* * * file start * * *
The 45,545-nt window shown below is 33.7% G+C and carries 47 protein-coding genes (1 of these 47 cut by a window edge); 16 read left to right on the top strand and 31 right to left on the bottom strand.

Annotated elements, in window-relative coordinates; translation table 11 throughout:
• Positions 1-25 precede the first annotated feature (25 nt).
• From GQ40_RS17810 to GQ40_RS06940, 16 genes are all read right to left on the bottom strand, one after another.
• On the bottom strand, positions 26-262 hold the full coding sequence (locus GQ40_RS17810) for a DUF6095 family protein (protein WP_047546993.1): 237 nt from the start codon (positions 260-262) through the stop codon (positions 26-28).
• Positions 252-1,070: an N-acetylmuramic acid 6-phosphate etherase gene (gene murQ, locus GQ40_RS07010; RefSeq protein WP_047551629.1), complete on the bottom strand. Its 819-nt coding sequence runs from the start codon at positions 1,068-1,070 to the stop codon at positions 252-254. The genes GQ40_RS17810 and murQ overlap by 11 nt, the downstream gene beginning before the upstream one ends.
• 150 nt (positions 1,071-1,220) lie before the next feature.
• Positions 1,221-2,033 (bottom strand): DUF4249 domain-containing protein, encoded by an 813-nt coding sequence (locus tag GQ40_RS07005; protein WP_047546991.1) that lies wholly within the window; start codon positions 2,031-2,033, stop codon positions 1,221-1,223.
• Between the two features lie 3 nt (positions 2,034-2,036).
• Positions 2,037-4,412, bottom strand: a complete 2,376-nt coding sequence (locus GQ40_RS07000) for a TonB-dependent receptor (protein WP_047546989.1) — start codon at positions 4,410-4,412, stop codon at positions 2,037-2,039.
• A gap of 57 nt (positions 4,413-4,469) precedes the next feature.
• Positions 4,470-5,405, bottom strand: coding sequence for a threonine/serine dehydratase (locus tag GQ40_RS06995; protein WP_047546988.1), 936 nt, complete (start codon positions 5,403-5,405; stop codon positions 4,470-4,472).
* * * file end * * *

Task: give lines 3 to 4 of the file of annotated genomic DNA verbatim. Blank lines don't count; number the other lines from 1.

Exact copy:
• Positions 1-25 precede the first annotated feature (25 nt).
• From GQ40_RS17810 to GQ40_RS06940, 16 genes are all read right to left on the bottom strand, one after another.